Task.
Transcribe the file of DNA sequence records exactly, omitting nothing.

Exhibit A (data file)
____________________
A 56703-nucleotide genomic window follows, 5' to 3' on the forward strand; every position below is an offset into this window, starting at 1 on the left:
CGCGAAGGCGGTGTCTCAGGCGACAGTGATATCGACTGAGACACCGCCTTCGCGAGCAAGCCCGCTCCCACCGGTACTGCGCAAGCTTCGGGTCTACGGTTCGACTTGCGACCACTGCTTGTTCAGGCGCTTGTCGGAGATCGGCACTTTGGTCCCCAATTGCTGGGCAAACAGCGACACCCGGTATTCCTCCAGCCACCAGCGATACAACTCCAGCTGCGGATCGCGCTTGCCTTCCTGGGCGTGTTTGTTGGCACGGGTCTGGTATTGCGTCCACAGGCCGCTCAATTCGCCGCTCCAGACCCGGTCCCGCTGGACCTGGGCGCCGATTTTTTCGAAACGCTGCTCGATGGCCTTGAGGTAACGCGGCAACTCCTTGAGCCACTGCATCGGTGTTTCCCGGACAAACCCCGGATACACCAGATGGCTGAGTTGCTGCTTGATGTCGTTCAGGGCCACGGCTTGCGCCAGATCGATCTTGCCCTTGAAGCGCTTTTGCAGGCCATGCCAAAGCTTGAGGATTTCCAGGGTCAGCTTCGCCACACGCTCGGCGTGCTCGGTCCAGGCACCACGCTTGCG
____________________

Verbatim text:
A 56703-nucleotide genomic window follows, 5' to 3' on the forward strand; every position below is an offset into this window, starting at 1 on the left:
CGCGAAGGCGGTGTCTCAGGCGACAGTGATATCGACTGAGACACCGCCTTCGCGAGCAAGCCCGCTCCCACCGGTACTGCGCAAGCTTCGGGTCTACGGTTCGACTTGCGACCACTGCTTGTTCAGGCGCTTGTCGGAGATCGGCACTTTGGTCCCCAATTGCTGGGCAAACAGCGACACCCGGTATTCCTCCAGCCACCAGCGATACAACTCCAGCTGCGGATCGCGCTTGCCTTCCTGGGCGTGTTTGTTGGCACGGGTCTGGTATTGCGTCCACAGGCCGCTCAATTCGCCGCTCCAGACCCGGTCCCGCTGGACCTGGGCGCCGATTTTTTCGAAACGCTGCTCGATGGCCTTGAGGTAACGCGGCAACTCCTTGAGCCACTGCATCGGTGTTTCCCGGACAAACCCCGGATACACCAGATGGCTGAGTTGCTGCTTGATGTCGTTCAGGGCCACGGCTTGCGCCAGATCGATCTTGCCCTTGAAGCGCTTTTGCAGGCCATGCCAAAGCTTGAGGATTTCCAGGGTCAGCTTCGCCACACGCTCGGCGTGCTCGGTCCAGGCACCACGCTTGCG